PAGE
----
2021 Dynasty Baseball Rankings


This is a companion piece to our annual Top 50 Dynasty League Third Base series, which you can find here and here. The opinions below are my own and do not reflect the TDG consensus.

The talent at the third base is absolutely stacked right now. There are young, exciting major-league players, some old, reliable veterans, and plenty of future all-stars in the minor leagues. This position is lead by Rafael Devers, a 23-year-old smasher of baseballs who should remain at the top of the list for many years. The top-ranked prospects are Jordan Groshans and Nolan Jones, ranked 15th and 16th respectively, and have the potential to contribute to your fantasy team within the next couple of seasons. That being said, there are a few players who I will be avoiding this year and beyond.

Eugenio Suárez, Cincinnati Reds – Consensus Rank: 10

Since coming to Cincinnati in 2015, Suárez has been an above-average player and after hitting 34 and 49 home runs between 2018 and 2019, he became one of the fastest risers on our list. However, even with all of that power, he barely cracked the 100+ RBI mark. Obviously, that is not his fault as RBI is more team dependent but it should be part of player analysis. Prior to the 2020 season, he had to have surgery on his shoulder and it was uncertain if he would be ready for Spring Training. Well…then 2020 happened and he did not miss any time during the shortened season. Like many other players, Suárez boarded the struggle bus prior to the season and posted his worst stat line since the 2016 season. His zone contact% dropped to a career-low 78%, which is also four percentage points below the major league average. He was also taking many more pitches in the zone for strikes as well. Obviously, you can chalk some of the dips in performance to small sample size but at age 29, coming off a career-high in 2019, followed by shoulder surgery, I’m getting off this train before it is too late.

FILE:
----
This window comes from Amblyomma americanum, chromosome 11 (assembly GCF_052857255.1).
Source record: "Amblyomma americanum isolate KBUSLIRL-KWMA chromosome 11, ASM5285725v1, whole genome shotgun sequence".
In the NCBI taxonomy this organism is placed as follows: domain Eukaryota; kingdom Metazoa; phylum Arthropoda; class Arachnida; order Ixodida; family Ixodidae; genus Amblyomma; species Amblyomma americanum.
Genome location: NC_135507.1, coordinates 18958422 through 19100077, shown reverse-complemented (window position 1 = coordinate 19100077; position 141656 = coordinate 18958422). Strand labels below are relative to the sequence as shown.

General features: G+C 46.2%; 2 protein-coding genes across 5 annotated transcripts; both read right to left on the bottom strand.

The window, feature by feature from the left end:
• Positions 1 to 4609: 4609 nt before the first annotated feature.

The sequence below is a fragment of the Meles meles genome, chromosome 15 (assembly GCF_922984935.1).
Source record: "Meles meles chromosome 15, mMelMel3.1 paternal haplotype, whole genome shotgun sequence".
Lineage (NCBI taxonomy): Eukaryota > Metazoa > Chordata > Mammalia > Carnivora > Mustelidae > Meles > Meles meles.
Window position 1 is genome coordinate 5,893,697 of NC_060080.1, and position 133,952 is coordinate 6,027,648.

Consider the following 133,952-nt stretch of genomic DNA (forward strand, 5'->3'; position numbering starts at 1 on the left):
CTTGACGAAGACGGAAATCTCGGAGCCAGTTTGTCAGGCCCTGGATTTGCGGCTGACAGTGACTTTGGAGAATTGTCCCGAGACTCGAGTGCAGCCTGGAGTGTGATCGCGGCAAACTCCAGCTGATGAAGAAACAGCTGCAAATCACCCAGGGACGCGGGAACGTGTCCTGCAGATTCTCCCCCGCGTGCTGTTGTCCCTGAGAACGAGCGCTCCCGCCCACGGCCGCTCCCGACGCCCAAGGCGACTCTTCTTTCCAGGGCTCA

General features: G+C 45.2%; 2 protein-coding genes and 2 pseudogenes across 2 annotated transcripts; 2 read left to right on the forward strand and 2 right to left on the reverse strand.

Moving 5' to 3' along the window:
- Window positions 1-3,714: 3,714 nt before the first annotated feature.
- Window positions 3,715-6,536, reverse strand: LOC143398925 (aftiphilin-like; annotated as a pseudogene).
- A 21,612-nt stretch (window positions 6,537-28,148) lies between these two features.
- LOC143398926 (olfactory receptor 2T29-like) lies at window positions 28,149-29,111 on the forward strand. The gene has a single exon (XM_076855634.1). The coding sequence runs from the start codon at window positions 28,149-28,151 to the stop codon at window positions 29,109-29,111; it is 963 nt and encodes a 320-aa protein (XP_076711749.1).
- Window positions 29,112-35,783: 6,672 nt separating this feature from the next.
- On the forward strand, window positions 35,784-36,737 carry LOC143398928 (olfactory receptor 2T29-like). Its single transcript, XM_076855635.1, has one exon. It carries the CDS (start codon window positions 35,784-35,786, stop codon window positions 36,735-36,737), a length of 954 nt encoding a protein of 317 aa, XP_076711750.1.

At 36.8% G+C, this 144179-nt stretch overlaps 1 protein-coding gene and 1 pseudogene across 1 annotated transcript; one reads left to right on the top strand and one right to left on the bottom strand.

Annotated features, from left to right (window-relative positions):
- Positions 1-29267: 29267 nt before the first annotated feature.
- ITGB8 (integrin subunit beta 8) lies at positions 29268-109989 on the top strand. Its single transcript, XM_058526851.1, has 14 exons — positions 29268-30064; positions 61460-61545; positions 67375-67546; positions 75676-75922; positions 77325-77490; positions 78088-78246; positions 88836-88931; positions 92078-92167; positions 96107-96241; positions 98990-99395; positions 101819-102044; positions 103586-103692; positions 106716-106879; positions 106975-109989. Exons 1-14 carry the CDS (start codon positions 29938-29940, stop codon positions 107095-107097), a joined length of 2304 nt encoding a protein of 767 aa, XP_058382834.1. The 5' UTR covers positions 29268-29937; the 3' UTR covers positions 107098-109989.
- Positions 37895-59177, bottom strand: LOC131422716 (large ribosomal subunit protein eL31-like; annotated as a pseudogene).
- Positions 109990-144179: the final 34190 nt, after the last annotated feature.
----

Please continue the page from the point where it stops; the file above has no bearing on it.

Austin Riley, Atlanta Braves – Consensus Rank: 20

If we are being honest (and why not…we are all friends here), I was never the biggest fan of Austin Riley during his time in the minor leagues. He has above-average power, but with his lack of walks and whiff-tastic approach, I never thought he would make enough contact to have that massive power play up. Outside of a 44 game sample in Triple-A and a few weeks, after he was called up to the major leagues, my concerns were correct. He has been a below-average major league player and hits more ground balls than you would expect. He chases the ball out of the zone far too often and even though he is a younger player, I’m skeptical that he can overcome at the major league level as it has been a part of his game since he was in the minor leagues. The way the Braves roster is currently constructed, he is stuck hitting seventh or eighth, and I don’t see that changing anytime soon, especially with his approach at the plate.

Eduardo Escobar, Arizona Diamondbacks – Consensus Rank: 30

After posting 118 and 109 wRC+ the past two seasons, Eduardo Escobar stumbled to a career-low 56 wRC+ with his paltry .212/.270/.335 stat line. While the 32-year-old has consistently been able to make contact, even above the major league average, I’m concerned about his almost four percentage point drop in his Sweet Spot%. Digging a bit deeper into this past season, right-handed pitchers have found a hole at the top of the zone that Escobar used to be able to make contact with. Now, it has become a place where most of his whiffs come from. Sure, this could just be a total 2020/small sample size thing but I don’t think so. He is getting older and now plays on a not so good Diamondbacks team…I’m moving far far away.

The Author

Shelly Verougstraete

Shelly Verougstraete

Shelly is one of the editors here at TDG. She also writes for Pitcher List and TDG (obviously). She can also be heard on the Dynasty's Child. She is a proud Dog Mom to Orsillo and Soto.

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